January 9, 2021

One time I had a lover who gifted me of a box full of darkness…

baptize my book

December 5, 2020

I know that using a notebook to write a book is outdated, but the truth is that it matches your profile perfectly. For the same reason, I decided to baptize my book as a silence, unmarked, unsigned, empty in identity but full of feelings, like me.

And among so much absurd mixing, I hope to finally capture, all those thoughts I could never tell you and all the feelings I couldn’t express to you…


October 23, 2020

Poetry is an orphan of silence. The words never quite equal the experience behind them.

Charles Simic
The Uncertain Certainty: Interviews, Essays, and Notes on Poetry

Always Remember –

September 28, 2020

I do believe that languages are biased, fucked-up structures, clearly reflecting a lot of the status quo, reflecting the inequalities and very often reinforcing them. This does not mean that language does not contain the potential for revolution, or to serve as a call to arms. I’m with Toni Cade Bambara (who, to paraphrase very wildly) once said: “The role of the radical artist is to make the revolution irresistible.” I think language can be used to mask grave crimes (the language of United Nations reports, for instance), or to send across stereotypes, or even sometimes to denude us of all feeling, all outrage. Capitalism does this successfully—using happiness and beauty to sell—and to extend its interests without worrying about the imbalance and inequality. I think this one reason why the role of a poet becomes important—you are not only saying things but you are also digging out the weapons in the arsenal of language, you are reclaiming love, you are celebrating beauty.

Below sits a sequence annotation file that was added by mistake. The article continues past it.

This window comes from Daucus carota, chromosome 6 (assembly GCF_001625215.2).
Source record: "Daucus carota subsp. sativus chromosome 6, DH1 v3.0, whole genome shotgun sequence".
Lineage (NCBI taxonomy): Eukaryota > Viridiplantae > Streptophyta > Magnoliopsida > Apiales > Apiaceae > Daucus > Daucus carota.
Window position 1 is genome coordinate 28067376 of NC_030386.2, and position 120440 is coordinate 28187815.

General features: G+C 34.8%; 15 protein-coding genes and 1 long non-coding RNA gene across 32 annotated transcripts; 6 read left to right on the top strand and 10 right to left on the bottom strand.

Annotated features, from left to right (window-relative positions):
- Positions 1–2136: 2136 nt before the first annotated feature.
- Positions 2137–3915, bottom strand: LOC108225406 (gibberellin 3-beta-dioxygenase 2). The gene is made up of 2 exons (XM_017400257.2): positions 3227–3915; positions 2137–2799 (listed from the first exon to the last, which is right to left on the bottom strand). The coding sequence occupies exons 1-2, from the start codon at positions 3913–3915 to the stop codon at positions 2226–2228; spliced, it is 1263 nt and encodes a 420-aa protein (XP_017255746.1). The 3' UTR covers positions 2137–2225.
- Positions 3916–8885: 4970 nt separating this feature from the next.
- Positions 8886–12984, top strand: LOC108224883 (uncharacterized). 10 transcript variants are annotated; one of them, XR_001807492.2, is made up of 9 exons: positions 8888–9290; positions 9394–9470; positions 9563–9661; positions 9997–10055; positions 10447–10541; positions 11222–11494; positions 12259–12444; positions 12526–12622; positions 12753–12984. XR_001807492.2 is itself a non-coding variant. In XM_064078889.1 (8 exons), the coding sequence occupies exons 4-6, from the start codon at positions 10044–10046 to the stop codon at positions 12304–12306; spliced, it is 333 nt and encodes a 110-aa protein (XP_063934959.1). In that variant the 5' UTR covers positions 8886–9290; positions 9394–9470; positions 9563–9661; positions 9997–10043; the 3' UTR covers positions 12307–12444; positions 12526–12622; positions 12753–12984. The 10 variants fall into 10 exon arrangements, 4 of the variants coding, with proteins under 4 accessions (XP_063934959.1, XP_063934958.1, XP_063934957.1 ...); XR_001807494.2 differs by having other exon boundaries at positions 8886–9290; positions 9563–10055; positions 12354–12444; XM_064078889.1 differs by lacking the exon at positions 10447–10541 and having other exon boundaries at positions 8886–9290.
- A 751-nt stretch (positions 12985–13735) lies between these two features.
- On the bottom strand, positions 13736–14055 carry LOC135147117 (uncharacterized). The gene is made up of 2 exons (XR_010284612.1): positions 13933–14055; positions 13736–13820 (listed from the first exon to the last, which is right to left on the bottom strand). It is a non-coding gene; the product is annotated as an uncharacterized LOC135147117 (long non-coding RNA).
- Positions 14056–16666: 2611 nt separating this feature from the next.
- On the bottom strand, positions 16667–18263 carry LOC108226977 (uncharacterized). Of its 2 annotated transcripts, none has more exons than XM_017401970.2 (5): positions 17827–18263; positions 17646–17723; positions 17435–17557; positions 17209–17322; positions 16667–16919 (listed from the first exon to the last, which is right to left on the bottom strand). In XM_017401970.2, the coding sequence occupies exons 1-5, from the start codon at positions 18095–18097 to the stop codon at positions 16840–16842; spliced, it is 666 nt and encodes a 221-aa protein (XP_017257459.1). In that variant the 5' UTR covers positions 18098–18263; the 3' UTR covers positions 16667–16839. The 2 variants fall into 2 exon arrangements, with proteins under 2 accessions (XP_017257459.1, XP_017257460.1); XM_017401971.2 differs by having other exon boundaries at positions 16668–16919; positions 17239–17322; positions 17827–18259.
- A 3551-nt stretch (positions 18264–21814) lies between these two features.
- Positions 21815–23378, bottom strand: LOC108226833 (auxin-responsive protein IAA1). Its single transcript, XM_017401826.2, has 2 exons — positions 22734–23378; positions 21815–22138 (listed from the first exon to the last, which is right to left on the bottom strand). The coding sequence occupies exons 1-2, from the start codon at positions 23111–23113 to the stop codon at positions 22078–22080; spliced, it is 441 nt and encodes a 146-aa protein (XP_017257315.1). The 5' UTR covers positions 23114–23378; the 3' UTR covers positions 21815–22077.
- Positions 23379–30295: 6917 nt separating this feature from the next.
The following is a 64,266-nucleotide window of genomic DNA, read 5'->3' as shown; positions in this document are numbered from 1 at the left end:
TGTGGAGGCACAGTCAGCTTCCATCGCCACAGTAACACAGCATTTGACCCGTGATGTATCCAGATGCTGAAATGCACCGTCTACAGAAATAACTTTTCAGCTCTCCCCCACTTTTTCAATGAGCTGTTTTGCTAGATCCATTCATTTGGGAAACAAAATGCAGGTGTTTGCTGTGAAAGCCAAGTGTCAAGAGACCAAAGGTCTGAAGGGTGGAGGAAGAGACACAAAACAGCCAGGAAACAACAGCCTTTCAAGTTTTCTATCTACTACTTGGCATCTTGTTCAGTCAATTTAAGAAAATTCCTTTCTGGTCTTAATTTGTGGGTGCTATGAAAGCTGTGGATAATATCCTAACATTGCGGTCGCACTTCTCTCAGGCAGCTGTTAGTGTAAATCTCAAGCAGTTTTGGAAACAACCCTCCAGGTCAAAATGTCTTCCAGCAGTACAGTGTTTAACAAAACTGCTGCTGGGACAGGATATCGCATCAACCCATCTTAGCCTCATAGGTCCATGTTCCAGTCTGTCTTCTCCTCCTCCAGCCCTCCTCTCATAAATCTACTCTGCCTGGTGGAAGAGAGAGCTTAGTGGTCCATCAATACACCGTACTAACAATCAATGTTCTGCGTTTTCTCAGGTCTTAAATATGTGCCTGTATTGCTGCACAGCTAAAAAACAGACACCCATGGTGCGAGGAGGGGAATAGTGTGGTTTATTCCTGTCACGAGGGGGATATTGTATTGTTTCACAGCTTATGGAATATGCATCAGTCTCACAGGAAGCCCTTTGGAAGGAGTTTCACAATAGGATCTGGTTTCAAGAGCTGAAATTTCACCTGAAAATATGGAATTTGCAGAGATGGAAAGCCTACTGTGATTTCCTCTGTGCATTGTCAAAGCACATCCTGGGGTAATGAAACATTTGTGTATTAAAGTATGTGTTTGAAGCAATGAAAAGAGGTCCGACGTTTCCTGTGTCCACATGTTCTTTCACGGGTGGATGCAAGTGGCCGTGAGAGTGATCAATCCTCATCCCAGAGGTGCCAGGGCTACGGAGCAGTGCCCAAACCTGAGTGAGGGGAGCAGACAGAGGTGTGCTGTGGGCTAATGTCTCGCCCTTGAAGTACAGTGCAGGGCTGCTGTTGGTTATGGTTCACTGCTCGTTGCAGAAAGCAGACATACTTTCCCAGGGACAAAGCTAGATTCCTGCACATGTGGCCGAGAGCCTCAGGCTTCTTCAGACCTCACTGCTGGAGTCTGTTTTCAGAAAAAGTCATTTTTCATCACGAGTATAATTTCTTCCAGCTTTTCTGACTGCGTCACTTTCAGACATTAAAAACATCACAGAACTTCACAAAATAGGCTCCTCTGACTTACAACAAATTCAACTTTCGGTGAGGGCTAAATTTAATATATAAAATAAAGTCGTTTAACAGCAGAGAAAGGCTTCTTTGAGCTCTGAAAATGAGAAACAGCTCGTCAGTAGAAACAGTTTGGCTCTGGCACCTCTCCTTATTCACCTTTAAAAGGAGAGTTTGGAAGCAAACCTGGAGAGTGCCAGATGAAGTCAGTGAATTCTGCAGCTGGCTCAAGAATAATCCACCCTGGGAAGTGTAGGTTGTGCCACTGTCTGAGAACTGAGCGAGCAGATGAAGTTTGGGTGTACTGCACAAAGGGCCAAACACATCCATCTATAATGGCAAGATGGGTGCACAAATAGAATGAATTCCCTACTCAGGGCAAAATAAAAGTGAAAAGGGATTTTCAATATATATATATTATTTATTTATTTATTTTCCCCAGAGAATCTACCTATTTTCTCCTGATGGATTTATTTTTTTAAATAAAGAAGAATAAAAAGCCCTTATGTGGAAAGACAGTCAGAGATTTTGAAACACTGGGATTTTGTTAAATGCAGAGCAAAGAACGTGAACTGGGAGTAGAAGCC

Sometimes, because dialogue is impossible, and because some societies love to live in their silences and sweep all discussion under the carpet, language becomes the unarmed person’s first weapon of provocation, a provocation that will begin an argument, an argument that will expose weaknesses and mobilize people to take sides. I think it is perhaps romantic that a poet vests so much of her faith in language, but if one does not do that, where else can she learn to dream?

Meena Kandasamy
Digging out weapons in the arsenal of language

You come home, make some tea, sit down in your armchair and all around there’s silence. Everyone decides for themselves whether that’s loneliness or freedom.

wordless novel

June 20, 2020

I want to write a wordless novel about silence.

beautiful garden

June 4, 2020

The beautiful garden, its silence and its peace, the lovely leisure, the solitude of which we are unworthy.

On Tour
trans. Matthew Ward


May 20, 2020

Nagging or silence…?

April 1, 2020